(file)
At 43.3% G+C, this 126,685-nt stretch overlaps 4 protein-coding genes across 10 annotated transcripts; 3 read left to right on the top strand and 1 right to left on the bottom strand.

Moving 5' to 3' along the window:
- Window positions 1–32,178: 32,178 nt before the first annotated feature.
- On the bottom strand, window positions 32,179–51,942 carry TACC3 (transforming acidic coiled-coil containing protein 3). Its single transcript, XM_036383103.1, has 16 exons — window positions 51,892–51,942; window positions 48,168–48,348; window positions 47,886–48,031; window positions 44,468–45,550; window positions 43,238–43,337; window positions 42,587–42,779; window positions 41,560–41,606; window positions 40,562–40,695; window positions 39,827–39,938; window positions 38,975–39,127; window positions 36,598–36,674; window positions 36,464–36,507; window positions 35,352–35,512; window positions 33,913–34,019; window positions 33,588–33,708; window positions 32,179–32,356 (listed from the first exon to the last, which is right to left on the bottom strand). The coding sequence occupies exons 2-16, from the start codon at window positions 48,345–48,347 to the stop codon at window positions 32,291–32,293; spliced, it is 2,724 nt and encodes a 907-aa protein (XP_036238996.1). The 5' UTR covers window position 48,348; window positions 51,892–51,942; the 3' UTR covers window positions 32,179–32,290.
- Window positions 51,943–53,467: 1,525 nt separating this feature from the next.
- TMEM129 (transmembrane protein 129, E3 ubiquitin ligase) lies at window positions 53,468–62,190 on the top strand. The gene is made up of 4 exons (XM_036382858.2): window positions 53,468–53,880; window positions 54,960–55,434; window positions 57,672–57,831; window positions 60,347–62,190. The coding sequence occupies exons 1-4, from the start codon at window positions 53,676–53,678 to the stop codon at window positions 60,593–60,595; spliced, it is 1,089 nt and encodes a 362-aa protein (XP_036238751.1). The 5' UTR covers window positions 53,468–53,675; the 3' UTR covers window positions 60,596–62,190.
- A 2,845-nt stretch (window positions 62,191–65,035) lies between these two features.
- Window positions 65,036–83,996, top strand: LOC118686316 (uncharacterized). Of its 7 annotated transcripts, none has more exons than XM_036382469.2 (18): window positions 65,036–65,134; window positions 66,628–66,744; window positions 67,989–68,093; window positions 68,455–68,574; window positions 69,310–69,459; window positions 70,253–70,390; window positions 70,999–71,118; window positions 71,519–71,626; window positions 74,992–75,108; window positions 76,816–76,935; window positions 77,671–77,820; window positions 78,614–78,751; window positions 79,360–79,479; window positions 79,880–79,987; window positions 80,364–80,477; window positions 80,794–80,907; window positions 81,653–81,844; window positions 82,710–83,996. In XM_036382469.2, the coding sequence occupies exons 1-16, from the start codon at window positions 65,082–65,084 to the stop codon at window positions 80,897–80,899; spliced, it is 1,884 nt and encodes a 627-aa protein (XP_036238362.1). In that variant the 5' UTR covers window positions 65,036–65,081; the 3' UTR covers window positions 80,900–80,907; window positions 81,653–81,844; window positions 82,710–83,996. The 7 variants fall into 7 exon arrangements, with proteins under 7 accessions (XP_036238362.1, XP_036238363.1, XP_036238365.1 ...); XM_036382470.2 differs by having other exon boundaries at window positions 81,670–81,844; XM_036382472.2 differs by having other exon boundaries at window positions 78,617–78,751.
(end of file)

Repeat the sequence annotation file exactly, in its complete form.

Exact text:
At 43.3% G+C, this 126,685-nt stretch overlaps 4 protein-coding genes across 10 annotated transcripts; 3 read left to right on the top strand and 1 right to left on the bottom strand.

Moving 5' to 3' along the window:
- Window positions 1–32,178: 32,178 nt before the first annotated feature.
- On the bottom strand, window positions 32,179–51,942 carry TACC3 (transforming acidic coiled-coil containing protein 3). Its single transcript, XM_036383103.1, has 16 exons — window positions 51,892–51,942; window positions 48,168–48,348; window positions 47,886–48,031; window positions 44,468–45,550; window positions 43,238–43,337; window positions 42,587–42,779; window positions 41,560–41,606; window positions 40,562–40,695; window positions 39,827–39,938; window positions 38,975–39,127; window positions 36,598–36,674; window positions 36,464–36,507; window positions 35,352–35,512; window positions 33,913–34,019; window positions 33,588–33,708; window positions 32,179–32,356 (listed from the first exon to the last, which is right to left on the bottom strand). The coding sequence occupies exons 2-16, from the start codon at window positions 48,345–48,347 to the stop codon at window positions 32,291–32,293; spliced, it is 2,724 nt and encodes a 907-aa protein (XP_036238996.1). The 5' UTR covers window position 48,348; window positions 51,892–51,942; the 3' UTR covers window positions 32,179–32,290.
- Window positions 51,943–53,467: 1,525 nt separating this feature from the next.
- TMEM129 (transmembrane protein 129, E3 ubiquitin ligase) lies at window positions 53,468–62,190 on the top strand. The gene is made up of 4 exons (XM_036382858.2): window positions 53,468–53,880; window positions 54,960–55,434; window positions 57,672–57,831; window positions 60,347–62,190. The coding sequence occupies exons 1-4, from the start codon at window positions 53,676–53,678 to the stop codon at window positions 60,593–60,595; spliced, it is 1,089 nt and encodes a 362-aa protein (XP_036238751.1). The 5' UTR covers window positions 53,468–53,675; the 3' UTR covers window positions 60,596–62,190.
- A 2,845-nt stretch (window positions 62,191–65,035) lies between these two features.
- Window positions 65,036–83,996, top strand: LOC118686316 (uncharacterized). Of its 7 annotated transcripts, none has more exons than XM_036382469.2 (18): window positions 65,036–65,134; window positions 66,628–66,744; window positions 67,989–68,093; window positions 68,455–68,574; window positions 69,310–69,459; window positions 70,253–70,390; window positions 70,999–71,118; window positions 71,519–71,626; window positions 74,992–75,108; window positions 76,816–76,935; window positions 77,671–77,820; window positions 78,614–78,751; window positions 79,360–79,479; window positions 79,880–79,987; window positions 80,364–80,477; window positions 80,794–80,907; window positions 81,653–81,844; window positions 82,710–83,996. In XM_036382469.2, the coding sequence occupies exons 1-16, from the start codon at window positions 65,082–65,084 to the stop codon at window positions 80,897–80,899; spliced, it is 1,884 nt and encodes a 627-aa protein (XP_036238362.1). In that variant the 5' UTR covers window positions 65,036–65,081; the 3' UTR covers window positions 80,900–80,907; window positions 81,653–81,844; window positions 82,710–83,996. The 7 variants fall into 7 exon arrangements, with proteins under 7 accessions (XP_036238362.1, XP_036238363.1, XP_036238365.1 ...); XM_036382470.2 differs by having other exon boundaries at window positions 81,670–81,844; XM_036382472.2 differs by having other exon boundaries at window positions 78,617–78,751.